March 2008- photos for this post here.
The Bicol Peninsula of Luzon is known for its spicy food, convoluted coastline, and active volcanoes. On my first visit to Bicol in December 2007, fellow fulbrighter Rissa introduced me to her aunt’s coworker, Cam, who offered to show me around the coal-fired power plant where he worked. In March, Cam generously took the time to host me in Mauban, Quezon Province, and explained to me the inner workings of the plant. It was amazing to see how organized, professional, and clean everything was inside the plant. There was a big fence around the whole area, a loading dock where coal from Kalimantan (Indonesian Borneo) is delivered, the furnace and smoke stack itself, and a small village housing the employees. My first impression of the community was that it was almost too perfect, similar to the dharma initiative village in Lost. Everything was running smoothly. Cam even explained to me the prolific, and extremely specific, environmental control measures the power plant employs, many of which go above and beyond the requirements set by the government regulator. I was especially impressed that the company had planted hundreds of trees on their property, and actively defended the stand from timber poaching. In sharp contrast to so many other experiences I had had in the Philippines, this place was actually functional. It reminded me too much of the United States! I was almost experiencing reverse culture shock by the time Cam dropped me off again at the Pagbilao bus terminal.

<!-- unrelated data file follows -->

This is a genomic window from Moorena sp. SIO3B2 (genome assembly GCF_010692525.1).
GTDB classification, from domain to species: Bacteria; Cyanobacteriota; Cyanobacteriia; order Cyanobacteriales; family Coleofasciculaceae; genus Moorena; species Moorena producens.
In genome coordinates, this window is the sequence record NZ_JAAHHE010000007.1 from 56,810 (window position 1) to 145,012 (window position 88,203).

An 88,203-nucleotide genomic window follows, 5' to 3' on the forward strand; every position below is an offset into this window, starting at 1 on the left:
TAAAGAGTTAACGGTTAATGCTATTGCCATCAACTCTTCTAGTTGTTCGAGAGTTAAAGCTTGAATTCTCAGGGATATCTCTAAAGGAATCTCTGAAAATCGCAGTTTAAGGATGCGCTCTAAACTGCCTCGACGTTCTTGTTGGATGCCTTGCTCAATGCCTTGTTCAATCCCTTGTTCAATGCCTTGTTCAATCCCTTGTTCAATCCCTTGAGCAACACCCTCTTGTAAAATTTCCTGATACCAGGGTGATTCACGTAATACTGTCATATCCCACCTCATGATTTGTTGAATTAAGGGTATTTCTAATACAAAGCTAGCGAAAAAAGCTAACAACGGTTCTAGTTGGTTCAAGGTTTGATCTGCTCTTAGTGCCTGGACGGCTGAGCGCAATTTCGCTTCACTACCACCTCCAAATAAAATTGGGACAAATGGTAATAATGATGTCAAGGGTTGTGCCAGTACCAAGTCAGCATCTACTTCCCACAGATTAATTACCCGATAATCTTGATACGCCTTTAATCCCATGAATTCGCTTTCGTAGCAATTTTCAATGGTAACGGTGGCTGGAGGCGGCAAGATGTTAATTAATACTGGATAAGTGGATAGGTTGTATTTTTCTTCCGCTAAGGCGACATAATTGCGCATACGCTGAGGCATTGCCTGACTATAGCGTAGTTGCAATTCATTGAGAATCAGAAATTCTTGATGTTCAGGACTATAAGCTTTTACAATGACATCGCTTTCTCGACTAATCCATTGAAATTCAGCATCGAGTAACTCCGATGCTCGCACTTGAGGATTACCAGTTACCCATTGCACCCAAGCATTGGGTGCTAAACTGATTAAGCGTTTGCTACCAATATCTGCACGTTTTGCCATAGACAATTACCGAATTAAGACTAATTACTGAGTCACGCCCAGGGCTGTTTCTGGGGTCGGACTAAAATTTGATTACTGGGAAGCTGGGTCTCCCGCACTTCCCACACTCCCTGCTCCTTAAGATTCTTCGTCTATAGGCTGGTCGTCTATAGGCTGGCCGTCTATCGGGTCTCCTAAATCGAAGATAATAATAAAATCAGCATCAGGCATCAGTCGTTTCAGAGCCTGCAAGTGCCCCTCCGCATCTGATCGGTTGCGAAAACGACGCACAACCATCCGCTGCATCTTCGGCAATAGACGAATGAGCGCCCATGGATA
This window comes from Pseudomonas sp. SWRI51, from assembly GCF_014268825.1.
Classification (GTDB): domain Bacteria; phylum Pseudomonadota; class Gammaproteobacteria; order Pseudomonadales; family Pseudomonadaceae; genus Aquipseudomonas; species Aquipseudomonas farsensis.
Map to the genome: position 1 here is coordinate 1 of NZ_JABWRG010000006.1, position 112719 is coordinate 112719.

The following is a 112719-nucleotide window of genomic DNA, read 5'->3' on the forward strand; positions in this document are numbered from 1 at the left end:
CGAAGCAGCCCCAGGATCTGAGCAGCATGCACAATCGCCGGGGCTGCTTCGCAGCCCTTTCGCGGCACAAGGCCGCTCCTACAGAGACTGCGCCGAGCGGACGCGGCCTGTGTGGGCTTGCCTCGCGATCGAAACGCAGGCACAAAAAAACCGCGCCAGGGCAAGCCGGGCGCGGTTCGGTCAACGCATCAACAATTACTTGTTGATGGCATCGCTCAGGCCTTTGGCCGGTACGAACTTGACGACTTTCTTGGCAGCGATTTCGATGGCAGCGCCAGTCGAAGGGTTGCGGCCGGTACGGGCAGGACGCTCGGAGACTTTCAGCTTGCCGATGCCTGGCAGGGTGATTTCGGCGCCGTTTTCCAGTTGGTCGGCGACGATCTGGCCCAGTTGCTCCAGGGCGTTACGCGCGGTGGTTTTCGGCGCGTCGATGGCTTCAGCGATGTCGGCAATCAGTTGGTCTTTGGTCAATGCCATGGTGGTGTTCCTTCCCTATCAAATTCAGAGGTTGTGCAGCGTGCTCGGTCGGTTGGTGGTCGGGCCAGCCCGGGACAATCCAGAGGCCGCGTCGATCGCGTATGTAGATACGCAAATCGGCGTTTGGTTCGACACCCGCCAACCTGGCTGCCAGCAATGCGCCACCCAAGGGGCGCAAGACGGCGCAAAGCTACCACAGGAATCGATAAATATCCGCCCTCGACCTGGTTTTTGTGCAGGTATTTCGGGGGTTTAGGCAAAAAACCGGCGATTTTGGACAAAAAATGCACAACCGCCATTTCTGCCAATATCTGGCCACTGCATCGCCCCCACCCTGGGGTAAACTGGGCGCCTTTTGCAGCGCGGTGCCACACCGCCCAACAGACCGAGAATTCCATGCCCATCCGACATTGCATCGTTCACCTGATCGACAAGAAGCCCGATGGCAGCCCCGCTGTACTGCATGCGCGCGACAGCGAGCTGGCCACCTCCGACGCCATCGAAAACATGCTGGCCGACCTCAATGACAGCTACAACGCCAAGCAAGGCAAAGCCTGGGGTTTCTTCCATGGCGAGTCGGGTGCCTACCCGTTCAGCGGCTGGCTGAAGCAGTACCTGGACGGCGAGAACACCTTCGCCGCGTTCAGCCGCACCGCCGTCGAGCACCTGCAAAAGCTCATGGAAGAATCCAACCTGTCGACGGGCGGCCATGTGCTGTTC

Whale sharks, the largest fish in the world, have long been associated with Donsol, Sorsogon, my next stop in Bicol. For years, fishermen from this sleepy town cursed the giant butanding for breaking their nets. Then one day a German tourist came and photographed more than a dozen whale sharks in a single day, and before long hordes of foreigners descended on Donsol. Now tourism is a mainstay of the local economy, and a huge shark mural adorns the elementary school wall. I was not disappointed in my own attempt to see these majestic creatures. It was fantastic to swim beside a fish the size of a school bus, even if the sheer number of other tourists in the water made it difficult to avoid getting finned in the nose occasionally. Later, I met up with a South African, an Australian couple, and a beer-drinking local tour guide who professed to be a member of the enigmatic Iglesia ni Cristo religion. They convinced me to postpone my return to Manila so I could join them in visiting a small island off the coast of Masbate, where a waterfall plunges off a cliff directly into the ocean. The S. African guy and I swam under the waterfall, and there were tiny red corals growing under the churning water. It was really fun to be pushed down to the depths by the force of the torrent. The tour guide and the boat captain cooked a fantastic lunch, including grilled liempo (kind of like a pork chop), mangoes, and an excellent marinated fish kebab. I spent my final night in a cheap hotel in Legaspi, and ended up chatting for hours with a gregarious medical supply salesman from Ilocos and the hotel staff, who convincingly pretended to be amazed at my Tagalog skills, and asked to take pictures with me. I never ceased to be amazed by the kind-heartedness of such people. The joy of sharing laughter and fellowship with new friends is the greatest reward for the weary traveler.